Thursday, March 4, 2010

Too less Ph.D's

In response to my last post on "Too many Ph.D's" (in USA), a commentator, Sachin, makes an important point why academia is attractive to foreigners. Another anonymous commentator states, "Too many PhDs graduating from American universities? It depends if these PhDs decide to work in countries were they would be more necessary(?)." This is an interesting point and we should compare the number of Indians graduating with Ph.D's from USA and India. Please note that I am not even including higher education institutions in UK, Canada, Australia etc.

The number of Ph.Ds awarded in USA to INDIANS in engineering is roughly 1300, which is higher than the number of Ph.D's awarded in India (around 900). The number of full time Ph.D's awarded in India is less than 500, predominantly dominated by IITs and IISc.

In 2008, the number of Ph.Ds awarded in USA to INDIANS in chemical engineering is roughly 100, while that awarded by IITs/IISc is around 50. The number of vacancies for faculty positions in India for chemical engineering is less than 15 per year in all IITs/IISc put together.

This is because, unlike the US, which is worried whether they are producing too many Ph.D's, India's enrolment ratios are very poor. India’s gross enrolment ratio in higher education (graduation) is close to 7 per cent. The enrolment from bachelors to doctorate in engineering is around 0.1 per cent. The privatization of professional education has ensured that 90% of the engineering colleges are private but less than 10% of undergraduate education in basic sciences, social sciences and commerce are privatized. In all cases, the average quality of education has been disastrous. Thus, more than 150,000 students leave the country in pursuit of higher education and spend roughly $1.8 billion to get an education abroad.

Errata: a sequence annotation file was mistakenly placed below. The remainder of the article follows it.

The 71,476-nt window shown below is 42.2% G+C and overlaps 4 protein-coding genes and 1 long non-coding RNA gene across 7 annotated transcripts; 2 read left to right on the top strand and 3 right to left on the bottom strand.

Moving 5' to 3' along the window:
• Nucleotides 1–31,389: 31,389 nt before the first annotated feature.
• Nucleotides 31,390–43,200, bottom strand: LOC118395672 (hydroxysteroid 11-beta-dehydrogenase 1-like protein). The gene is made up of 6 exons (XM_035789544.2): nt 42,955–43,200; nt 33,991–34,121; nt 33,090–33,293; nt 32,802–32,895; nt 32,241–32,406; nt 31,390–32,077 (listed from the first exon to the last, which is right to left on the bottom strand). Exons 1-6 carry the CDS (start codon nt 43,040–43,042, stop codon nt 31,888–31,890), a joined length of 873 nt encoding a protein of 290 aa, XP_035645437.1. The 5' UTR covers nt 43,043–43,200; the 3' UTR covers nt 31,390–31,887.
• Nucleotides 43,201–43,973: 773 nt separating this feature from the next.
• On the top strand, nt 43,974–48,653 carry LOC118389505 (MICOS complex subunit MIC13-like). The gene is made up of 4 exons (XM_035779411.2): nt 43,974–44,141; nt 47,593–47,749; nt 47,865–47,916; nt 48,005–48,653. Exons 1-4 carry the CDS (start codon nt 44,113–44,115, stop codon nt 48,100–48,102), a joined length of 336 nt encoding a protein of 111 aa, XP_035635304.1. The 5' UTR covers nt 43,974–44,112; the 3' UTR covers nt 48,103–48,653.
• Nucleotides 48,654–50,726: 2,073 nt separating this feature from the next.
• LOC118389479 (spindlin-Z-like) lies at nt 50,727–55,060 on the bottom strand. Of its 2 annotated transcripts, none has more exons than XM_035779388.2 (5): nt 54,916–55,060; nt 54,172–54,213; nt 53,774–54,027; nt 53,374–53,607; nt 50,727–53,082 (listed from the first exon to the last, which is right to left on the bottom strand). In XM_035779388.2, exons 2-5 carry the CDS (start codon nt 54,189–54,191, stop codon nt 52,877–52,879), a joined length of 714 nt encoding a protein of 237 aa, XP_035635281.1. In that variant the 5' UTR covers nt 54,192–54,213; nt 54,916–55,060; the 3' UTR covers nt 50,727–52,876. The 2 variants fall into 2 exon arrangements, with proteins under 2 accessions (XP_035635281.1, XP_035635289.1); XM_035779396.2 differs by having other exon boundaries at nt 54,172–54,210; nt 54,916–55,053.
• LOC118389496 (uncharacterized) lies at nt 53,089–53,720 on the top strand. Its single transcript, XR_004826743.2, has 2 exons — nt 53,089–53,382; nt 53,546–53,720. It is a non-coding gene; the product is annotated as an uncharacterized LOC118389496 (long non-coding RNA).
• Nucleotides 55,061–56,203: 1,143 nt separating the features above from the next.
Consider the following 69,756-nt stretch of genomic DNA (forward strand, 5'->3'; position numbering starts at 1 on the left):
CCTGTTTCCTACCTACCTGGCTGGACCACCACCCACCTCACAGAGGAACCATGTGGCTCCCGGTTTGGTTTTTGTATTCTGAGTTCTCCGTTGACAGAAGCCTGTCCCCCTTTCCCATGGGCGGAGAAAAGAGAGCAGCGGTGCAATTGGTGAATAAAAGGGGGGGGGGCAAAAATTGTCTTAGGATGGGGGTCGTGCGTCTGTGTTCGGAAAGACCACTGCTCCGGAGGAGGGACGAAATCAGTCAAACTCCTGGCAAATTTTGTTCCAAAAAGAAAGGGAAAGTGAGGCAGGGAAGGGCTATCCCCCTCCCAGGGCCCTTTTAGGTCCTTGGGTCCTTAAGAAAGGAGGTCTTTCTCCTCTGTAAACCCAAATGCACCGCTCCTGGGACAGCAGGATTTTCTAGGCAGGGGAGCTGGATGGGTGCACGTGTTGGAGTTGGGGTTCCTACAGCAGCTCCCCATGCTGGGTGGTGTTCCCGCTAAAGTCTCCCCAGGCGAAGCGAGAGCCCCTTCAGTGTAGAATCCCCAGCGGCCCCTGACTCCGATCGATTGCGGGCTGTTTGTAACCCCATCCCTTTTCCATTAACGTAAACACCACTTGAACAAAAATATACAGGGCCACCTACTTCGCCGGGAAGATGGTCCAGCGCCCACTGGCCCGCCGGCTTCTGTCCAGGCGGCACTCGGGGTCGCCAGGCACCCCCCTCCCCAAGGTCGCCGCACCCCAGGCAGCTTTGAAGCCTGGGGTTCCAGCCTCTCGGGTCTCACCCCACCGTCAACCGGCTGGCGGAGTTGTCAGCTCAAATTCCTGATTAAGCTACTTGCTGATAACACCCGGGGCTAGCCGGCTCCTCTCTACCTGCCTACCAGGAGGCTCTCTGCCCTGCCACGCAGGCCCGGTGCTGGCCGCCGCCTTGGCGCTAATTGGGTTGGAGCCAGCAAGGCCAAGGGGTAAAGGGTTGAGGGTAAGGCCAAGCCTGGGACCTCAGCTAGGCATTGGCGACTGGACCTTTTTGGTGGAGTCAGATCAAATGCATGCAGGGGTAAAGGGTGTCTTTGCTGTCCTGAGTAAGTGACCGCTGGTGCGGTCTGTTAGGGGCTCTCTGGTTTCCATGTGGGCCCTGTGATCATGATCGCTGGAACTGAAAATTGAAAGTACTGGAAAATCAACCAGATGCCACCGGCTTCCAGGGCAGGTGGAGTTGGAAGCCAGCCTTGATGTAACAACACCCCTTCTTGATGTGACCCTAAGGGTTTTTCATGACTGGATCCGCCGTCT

Anonymous said...

Prof. giri,

when is the next council meeting?

Anonymous said...

Please post the dates of all council meetings for 2010 and 2011.

Giri@iisc said...

Council meetings are *normally* held in late march, june, sep and dec.

Anonymous said...

Too less PhD's from Indian Institutions (IIX) every year is because of the higher education structure in India. Every Ph.D student has to go through extreme hardships, most of the cases, before earning the degree. Lack of proper infrastructure, qualified co-workers or laboratory staff are responsible for it. Establishmnet of new institutions (IITs, IISERs) may partially solve the problem but not fully. Anyhow, research is not profession, it is passion. Igniting young brains and harvesting passion for research in these may work most of the times. Indian elite academia must take responsibility to visit schools and encouraging students in this direction. If then so, after 20 years from now, R&D laboratories & higher education institutions in India will be full of qualified, passionate and committed scientists and engineers.

sm said...

Research is a profession. No doubt. It may be a passion as well for some. Lets not make research a holy cow. Researchers, like any other guys, work to earn money and lead a good social life. It maybe that they keep their work both at their heart and brain. That is different. But research has to be a profession.

Same goes for politics. We call politics not a profession, its a passion. And it makes one so passionate that he forgets to retire until 90 and makes sure that his passion goes down in his family to his son/daughter/grandson...Then we see all sorts of problems.

Anup said...

@sm : I do not agree with your argument. There might be some researchers who are in research for equally demeaning perks like fame or social status. But money is definitely not one of them. Obviously an average standard of living is expected but that doesnt make pure research to be just a "means to an end".

I think anyone who is passionate about their work shouldnt mind a little less salary or comfort because satisfaction is much more rarer than money.

Anonymous said...

I am glad to read your article about Too less Ph.D's and the comments. In India atleast in my opinion, the supervisors dont have any research ethics. I am not mentioning everyone, but iam sure atleast 80% of professors in the Universities other than iits and iisc are greedy for publication, they steal the first author and fighting for communicating authorship without any research ethic, now i am in Europe and submitted my second PhD here in one of the leading universities in Europe. I dont know about IITs and IISc but i am 100% confident the professors dont even know there is term so called 'research ethics'. There is nothing surprise Indians are getting more PhD awards from foriegn universities. I dont know is there any organization in India to save students who are getting suffered by unethical research activities of PhD supervisors.